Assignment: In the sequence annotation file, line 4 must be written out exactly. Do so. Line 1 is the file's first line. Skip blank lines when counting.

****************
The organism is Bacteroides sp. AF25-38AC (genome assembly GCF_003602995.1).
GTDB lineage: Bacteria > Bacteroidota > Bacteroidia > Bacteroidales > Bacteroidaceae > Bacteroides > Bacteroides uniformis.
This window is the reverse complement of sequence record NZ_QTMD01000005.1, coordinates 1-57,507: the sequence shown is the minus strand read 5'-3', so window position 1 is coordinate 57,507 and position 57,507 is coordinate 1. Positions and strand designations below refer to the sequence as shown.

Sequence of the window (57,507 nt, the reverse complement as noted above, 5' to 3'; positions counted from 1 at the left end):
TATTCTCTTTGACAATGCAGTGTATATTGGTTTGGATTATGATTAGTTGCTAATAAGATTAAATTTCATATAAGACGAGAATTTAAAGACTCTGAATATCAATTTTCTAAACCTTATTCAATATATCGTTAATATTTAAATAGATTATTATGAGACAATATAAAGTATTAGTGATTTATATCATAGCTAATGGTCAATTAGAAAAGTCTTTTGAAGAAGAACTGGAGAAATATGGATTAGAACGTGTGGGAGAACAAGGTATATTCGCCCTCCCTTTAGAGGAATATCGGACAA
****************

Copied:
Sequence of the window (57,507 nt, the reverse complement as noted above, 5' to 3'; positions counted from 1 at the left end):